开心

Come to each day with open heart and mind
Invite events that challenge you to grow.
What might these be? — impossible to know.
Don’t try to guess what marvels you may find.

Regard the Universe as though for you
Alone its special lessons were designed.
Permit your precious ores to be refined;
Have faith that what you don’t yet know is true.

Appear before each person that you meet
As to your special guru, wise and kind,
But also mischievous, with easy laugh—
It’s your rigidities he must defeat.

And what you can’t let go, others will find
Someday, in o’ergrown fields, your epigraph.

— JJM

* The title 开心, literally “open heart”, is a word most often translated as “happiness”.

Ho Tai Statue

Correspondences

Nature’s a temple where each living column,
At times, gives forth vague words. There Man advances
Through forest-groves of symbols, strange and solemn,
Who follow him with their familiar glances.

As long-drawn echoes mingle and transfuse
Till in a deep, dark unison they swoon,
Vast as the night or as the vault of noon —
So are commingled perfumes, sounds, and hues.

There can be perfumes cool as children’s flesh,
Like fiddIes, sweet, like meadows greenly fresh.
Rich, complex, and triumphant, others roll

With the vast range of all non-finite things —
Amber, musk, incense, benjamin, each sings
The transports of the senses and the soul.

Charles Baudelaire celebrates his 200th birthday today.
This poem translated by Roy Campbell.

Correspondances

La Nature est un temple où de vivants piliers
Laissent parfois sortir de confuses paroles;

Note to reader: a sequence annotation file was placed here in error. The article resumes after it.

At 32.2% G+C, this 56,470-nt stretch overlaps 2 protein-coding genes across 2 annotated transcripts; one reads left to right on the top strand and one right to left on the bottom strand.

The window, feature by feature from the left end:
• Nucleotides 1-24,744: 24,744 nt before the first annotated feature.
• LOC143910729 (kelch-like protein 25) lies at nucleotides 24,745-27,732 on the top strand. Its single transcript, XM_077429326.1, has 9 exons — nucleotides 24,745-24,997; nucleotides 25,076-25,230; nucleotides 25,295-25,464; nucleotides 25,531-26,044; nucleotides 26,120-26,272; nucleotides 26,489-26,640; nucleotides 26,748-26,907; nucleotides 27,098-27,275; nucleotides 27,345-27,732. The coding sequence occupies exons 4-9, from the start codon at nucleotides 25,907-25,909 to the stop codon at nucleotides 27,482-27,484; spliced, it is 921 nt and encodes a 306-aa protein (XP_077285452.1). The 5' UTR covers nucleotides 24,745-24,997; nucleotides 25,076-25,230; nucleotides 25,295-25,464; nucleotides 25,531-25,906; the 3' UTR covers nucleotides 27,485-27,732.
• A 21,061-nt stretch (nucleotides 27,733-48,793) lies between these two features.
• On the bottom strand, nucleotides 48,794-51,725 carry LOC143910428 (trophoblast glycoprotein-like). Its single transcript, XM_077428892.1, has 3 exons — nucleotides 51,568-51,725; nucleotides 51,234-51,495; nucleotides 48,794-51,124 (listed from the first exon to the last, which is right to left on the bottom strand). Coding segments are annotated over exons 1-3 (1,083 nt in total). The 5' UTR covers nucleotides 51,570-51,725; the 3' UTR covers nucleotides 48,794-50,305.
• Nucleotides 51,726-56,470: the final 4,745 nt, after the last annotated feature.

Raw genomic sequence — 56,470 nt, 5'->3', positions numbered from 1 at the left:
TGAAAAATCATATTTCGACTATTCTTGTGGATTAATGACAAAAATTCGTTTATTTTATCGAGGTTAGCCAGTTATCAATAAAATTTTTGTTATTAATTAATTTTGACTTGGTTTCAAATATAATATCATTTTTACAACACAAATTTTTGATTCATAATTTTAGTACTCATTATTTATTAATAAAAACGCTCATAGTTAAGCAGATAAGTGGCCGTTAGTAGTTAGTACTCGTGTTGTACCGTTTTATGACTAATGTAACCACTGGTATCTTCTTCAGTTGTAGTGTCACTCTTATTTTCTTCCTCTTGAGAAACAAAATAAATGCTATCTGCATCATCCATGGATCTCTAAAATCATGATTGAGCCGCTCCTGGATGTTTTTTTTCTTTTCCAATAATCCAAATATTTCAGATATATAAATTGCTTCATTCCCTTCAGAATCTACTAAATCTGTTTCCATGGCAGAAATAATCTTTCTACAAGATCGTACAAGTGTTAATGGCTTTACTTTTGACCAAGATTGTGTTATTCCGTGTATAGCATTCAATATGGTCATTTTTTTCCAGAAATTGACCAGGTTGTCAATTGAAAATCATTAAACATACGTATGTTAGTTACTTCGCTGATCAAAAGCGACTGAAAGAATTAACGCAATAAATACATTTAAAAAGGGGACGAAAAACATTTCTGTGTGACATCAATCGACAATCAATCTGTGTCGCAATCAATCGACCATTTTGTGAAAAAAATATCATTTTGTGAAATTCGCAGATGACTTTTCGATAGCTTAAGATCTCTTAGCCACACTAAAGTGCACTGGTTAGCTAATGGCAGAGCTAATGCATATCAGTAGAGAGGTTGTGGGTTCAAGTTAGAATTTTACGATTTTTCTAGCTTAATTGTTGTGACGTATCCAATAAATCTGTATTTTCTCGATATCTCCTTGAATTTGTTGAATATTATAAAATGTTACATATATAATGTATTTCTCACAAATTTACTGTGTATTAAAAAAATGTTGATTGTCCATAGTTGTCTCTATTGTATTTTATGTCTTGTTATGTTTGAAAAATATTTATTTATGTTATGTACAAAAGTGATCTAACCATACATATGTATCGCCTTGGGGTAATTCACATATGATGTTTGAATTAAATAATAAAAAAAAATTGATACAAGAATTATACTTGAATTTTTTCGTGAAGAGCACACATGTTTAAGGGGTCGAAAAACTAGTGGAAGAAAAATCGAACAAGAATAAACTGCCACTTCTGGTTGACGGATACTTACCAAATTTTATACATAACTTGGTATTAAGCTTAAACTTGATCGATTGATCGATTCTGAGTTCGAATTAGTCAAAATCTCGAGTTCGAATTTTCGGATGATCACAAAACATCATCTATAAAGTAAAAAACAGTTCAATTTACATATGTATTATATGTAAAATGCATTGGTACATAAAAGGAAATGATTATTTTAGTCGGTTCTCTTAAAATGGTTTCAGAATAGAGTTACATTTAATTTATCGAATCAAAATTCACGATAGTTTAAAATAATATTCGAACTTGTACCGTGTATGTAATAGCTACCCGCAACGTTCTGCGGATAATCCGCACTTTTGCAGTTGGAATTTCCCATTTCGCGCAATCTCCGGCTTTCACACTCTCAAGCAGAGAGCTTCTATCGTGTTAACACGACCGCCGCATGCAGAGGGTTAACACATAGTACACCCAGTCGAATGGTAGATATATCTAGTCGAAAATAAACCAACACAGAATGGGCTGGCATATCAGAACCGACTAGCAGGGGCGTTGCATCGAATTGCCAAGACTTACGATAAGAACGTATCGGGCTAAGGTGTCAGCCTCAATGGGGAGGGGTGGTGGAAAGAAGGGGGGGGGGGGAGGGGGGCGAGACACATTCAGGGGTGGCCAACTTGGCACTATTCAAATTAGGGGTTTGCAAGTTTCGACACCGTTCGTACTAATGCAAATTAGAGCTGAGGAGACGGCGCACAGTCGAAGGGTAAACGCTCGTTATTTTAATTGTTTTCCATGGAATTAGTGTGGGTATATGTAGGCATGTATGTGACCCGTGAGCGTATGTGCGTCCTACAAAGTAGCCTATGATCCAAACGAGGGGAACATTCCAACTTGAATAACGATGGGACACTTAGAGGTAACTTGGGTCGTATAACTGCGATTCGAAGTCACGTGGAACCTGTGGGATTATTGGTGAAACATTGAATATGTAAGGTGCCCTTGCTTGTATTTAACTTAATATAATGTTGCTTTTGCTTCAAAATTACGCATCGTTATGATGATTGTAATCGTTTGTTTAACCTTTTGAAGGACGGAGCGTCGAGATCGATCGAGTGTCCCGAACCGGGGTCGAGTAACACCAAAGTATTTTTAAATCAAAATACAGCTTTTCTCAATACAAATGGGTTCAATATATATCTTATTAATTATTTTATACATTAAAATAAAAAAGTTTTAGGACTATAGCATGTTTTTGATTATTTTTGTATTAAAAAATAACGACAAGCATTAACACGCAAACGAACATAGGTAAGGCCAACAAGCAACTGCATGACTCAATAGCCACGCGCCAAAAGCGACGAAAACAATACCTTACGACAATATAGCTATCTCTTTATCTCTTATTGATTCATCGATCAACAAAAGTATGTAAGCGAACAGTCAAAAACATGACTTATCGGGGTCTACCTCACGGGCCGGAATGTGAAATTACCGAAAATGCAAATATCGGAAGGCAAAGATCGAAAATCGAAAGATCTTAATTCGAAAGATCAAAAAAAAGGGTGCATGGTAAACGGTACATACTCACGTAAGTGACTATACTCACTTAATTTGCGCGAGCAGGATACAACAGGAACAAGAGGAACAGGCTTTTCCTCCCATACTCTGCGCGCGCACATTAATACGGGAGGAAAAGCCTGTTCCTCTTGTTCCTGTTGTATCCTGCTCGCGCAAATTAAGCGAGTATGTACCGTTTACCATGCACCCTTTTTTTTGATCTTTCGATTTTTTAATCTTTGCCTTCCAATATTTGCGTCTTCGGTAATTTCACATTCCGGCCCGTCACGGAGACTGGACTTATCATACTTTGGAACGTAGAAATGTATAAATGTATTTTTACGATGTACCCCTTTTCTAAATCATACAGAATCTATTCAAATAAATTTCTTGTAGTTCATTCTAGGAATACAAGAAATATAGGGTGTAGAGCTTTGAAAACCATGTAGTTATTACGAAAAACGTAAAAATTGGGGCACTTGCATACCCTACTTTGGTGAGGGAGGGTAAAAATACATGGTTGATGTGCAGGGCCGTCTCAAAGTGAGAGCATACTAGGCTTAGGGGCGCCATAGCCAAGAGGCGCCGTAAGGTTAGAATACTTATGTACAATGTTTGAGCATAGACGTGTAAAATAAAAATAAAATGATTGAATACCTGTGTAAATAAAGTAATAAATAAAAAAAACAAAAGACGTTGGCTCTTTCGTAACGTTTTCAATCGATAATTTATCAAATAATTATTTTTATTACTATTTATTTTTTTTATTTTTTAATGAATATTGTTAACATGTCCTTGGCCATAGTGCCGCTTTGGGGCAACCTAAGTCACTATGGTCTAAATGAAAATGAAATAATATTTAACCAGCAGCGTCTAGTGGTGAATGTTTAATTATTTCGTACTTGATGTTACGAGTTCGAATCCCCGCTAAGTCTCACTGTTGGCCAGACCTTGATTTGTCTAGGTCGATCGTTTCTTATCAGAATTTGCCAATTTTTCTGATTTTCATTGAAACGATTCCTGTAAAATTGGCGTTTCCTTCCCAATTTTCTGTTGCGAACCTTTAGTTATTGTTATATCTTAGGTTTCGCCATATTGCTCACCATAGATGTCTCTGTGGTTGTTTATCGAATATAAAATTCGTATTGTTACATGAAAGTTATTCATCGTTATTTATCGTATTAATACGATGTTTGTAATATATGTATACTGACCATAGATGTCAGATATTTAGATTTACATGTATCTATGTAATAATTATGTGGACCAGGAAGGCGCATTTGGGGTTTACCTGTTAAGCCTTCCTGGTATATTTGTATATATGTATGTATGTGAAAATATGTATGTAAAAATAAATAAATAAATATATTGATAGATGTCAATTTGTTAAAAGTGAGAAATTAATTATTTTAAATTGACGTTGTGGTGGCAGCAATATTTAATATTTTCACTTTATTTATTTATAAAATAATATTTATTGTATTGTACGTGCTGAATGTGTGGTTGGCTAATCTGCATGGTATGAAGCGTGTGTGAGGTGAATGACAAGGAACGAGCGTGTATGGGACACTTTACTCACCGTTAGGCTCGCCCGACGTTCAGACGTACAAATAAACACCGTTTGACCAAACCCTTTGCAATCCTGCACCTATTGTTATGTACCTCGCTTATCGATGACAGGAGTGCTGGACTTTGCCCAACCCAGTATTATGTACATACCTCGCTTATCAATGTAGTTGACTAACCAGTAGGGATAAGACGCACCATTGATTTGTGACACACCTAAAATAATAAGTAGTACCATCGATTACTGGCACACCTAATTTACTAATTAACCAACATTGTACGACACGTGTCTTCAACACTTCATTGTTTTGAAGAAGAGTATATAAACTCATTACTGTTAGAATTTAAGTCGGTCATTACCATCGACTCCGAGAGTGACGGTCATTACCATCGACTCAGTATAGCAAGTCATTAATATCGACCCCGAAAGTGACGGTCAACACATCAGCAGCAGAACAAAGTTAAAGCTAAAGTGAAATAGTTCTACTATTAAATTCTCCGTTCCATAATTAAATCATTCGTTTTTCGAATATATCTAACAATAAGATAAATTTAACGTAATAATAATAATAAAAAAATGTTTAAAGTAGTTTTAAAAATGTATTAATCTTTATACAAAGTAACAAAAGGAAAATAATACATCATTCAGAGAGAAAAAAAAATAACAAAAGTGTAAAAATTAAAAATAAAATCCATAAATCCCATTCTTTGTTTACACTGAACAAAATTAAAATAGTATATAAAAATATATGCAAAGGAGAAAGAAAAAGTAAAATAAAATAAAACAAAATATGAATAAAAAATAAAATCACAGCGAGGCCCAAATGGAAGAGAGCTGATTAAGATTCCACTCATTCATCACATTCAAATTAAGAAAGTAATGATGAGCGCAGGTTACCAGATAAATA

L’homme y passe à travers des forêts de symboles
Qui l’observent avec des regards familiers.

Comme de longs échos qui de loin se confondent
Dans une ténébreuse et profonde unité,
Vaste comme la nuit et comme la clarté,
Les parfums, les couleurs et les sons se répondent.

II est des parfums frais comme des chairs d’enfants,
Doux comme les hautbois, verts comme les prairies,
— Et d’autres, corrompus, riches et triomphants,

Ayant l’expansion des choses infinies,
Comme l’ambre, le musc, le benjoin et l’encens,
Qui chantent les transports de l’esprit et des sens.

Intimations of Immortality from Recollections of Childhood

Our birth is but a sleep and a forgetting:
The Soul that rises with us, our life’s Star,
                      Hath had elsewhere its setting,
                         And cometh from afar:
                      Not in entire forgetfulness,
                      And not in utter nakedness,
But trailing clouds of glory do we come
                      From God, who is our home:
Heaven lies about us in our infancy!
Shades of the prison-house begin to close
                      Upon the growing Boy,
But he beholds the light, and whence it flows,
                      He sees it in his joy;
The Youth, who daily farther from the east
                      Must travel, still is Nature’s Priest,
                      And by the vision splendid
                      Is on his way attended;
At length the Man perceives it die away,
And fade into the light of common day.

— William Wordsworth was born this day in 1770

Out of Water

A new embroidery of flowers, canary color,